In search of fee income and a new way to fight off big competitors, community bankers are reaching into the baronial world of trust.

During the last 18 months, industry analysts have seen more interest among small banks in starting or expanding trust operations.

"The community banks are as aware as their larger brethren that fee income is going to be increasingly important to the bottom line in coming years," said Jeffrey Cohn, bank analyst at Buckingham Research Group in New York.

"I felt for a long time that trust departments probably were the sleeping giant," said Cal Myers, president and chief executive of Merchants Bancorp, Aurora, Ill. "Most community banks were not taking advantage of all of the potential that was really there."

A push into the trust business can mean a substantial increase in capitalization and takeover potential, analysts say. In some instances, trust assets are actually hauling in higher premiums than banks to generally, because of a "general feeling that those business lines will grow faster than just garden-variety commercial banking," said James M. Schutz, bank analyst at Chicago Corp.

That feeling enabled Putnam Trust Co., which has $1 billion in assets under management, to fetch a premium of 2.4 times its book value when it sold to Bank of New York Co. That's well above the current norm for bank acquisitions.

And the $220 million in assets under management in Vermont by upstate New York's Arrow Financial Corp., Glens Falls, has "attracted a lot of attention" from several potential buyers who are not interested in the Vermont bank subsidiary that actually manages the money, said an analyst.

Although commercial banks have long had trust powers as part of their charters, many community banks neglected that line of business until three years ago, focusing instead on deposit service charges to rake in fee income.

Now, with asset quality no longer an overriding issue and competition tightening among banks and between them and nonbanks, community bankers are turning to trust to boost market share and fill voids left by consolidation.

"It's becoming more of an issue because of what has happened with the nonbank holding companies taking more and more of the share away from the banks," said Kevin Timmons, bank analyst at First Albany Corp.

Last year, for example, People's Savings Bank in New Britain, Conn., purchased the trust assets from the failed Meriden Trust Co., and arranged to service trust assets from Glastonbury Bank and Trust. People's brought in about $200 million in assets under management virtually overnight.

"We thought there was an awful big void in the trust area," said Richard S. Mansfield, president and chief executive. "If you had a trust account with the banks in Connecticut, you were basically being served out-of- state. You were calling Boston or Providence."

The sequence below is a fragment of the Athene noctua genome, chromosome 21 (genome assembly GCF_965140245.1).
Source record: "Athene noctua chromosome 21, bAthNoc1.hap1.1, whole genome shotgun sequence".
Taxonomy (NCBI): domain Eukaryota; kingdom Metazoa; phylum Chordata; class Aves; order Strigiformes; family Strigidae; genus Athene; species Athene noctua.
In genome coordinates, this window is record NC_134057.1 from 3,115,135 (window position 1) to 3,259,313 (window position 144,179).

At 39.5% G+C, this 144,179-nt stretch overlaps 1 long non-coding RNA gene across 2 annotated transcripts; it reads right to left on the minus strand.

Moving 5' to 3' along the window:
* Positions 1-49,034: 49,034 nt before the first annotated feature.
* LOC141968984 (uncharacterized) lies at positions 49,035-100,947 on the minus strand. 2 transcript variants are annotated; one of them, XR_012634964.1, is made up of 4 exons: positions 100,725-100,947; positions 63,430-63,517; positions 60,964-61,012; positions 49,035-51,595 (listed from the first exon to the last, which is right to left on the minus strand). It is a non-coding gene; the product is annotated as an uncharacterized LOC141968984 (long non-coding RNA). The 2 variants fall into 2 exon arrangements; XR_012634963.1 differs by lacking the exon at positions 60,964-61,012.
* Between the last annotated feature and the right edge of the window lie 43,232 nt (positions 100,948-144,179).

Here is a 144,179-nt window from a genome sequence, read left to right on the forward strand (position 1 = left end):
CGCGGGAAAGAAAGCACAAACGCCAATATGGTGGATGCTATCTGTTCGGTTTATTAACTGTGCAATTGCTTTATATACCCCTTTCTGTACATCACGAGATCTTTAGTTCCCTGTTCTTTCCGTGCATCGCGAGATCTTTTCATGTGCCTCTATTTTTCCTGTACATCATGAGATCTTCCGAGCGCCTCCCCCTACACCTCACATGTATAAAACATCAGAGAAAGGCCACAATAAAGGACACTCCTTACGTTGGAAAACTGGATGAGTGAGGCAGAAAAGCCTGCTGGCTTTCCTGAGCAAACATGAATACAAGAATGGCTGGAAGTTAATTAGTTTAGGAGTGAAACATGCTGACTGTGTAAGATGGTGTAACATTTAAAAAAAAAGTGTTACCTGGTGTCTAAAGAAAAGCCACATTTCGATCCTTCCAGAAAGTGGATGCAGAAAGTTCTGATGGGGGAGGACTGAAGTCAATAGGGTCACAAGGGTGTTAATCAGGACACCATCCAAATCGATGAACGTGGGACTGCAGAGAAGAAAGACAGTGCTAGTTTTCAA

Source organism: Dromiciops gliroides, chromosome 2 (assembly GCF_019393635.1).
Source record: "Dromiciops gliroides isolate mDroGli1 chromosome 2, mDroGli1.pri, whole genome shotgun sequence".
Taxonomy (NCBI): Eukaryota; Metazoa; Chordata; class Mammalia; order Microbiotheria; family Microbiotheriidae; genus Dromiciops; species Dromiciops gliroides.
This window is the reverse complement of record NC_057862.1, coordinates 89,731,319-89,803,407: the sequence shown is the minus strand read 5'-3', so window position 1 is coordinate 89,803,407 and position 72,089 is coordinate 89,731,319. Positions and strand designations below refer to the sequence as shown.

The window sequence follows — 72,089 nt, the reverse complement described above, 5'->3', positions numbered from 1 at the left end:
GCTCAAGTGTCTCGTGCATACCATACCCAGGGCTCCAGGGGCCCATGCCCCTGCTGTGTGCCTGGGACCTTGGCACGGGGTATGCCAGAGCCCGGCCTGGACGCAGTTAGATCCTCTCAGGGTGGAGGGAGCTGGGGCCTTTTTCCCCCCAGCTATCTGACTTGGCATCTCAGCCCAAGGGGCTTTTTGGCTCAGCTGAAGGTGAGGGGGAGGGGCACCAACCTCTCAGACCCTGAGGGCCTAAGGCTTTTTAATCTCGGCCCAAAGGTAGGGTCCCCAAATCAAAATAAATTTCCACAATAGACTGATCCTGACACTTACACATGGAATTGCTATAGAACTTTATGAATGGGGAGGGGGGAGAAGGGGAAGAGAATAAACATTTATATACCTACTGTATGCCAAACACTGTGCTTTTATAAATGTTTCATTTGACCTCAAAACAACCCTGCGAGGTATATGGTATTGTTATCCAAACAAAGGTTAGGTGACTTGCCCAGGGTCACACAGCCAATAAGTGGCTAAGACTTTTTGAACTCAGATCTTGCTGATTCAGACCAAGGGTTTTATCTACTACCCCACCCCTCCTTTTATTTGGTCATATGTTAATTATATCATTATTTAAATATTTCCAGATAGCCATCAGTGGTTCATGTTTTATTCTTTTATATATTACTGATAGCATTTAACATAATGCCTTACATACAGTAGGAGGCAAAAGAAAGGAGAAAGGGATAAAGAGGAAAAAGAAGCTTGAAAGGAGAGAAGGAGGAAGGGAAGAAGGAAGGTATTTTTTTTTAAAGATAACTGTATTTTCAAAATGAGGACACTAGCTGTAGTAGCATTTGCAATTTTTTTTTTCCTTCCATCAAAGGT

Speaking of Boston, eight-year-old Boston Private Bank and Trust Co. has also leaped headfirst into the trust arena recently. The $225 million-asset company has taken its assets under management from almost zero three years ago to almost $450 million now. The jump followed the hiring of several money managers from John Hancock and the purchase in June of a Burlington, Mass., money-management firm with $315 million in assets under management.

And $550 million-asset Merchants revamped its trust staff during the past four years as officials sought to reach out to untouched markets.

"As the community banker realizes his bread-and-butter business is slowly but steadily disappearing to the large producers, he needs to recognize that he has to reposition his business if he's going to thrive in the 21st century," said Gerard Cassidy, bank analyst at Tucker Anthony's Hancock Institutional Equity Services.

The trust business has also benefited from a change in attitude by bankers and consumers.

Instead of viewing trust operations as linked with estate management for the wealthy, customers and bankers are starting to use them for money management, to respond to rising education costs, and retirement planning. In particular, banks are targeting younger clients to keep them from simply pulling their money out of banks and putting it into investment firms.

"It's a recognition that the trust business is no longer viewed as the exclusive domain of the superwealthy, but is a domain where the community banks feel they can participate," said John Carusone, president of the Bank Analysis Center in Hartford, Conn. "There's been kind of a demystification of the trust business. It's no longer the starched-shirt-and-bowtie crowd."

But although observers are seeing a pickup in trust business among community institutions, it's not the sort of lemming-like push they made to construction lending in the 1980s, Mr. Cassidy said.

"Every Tom-Dick-and-Harry community banker was making construction loans the proverbial brass ring," he said. "With the turn toward trust business I don't see the same type of rush."

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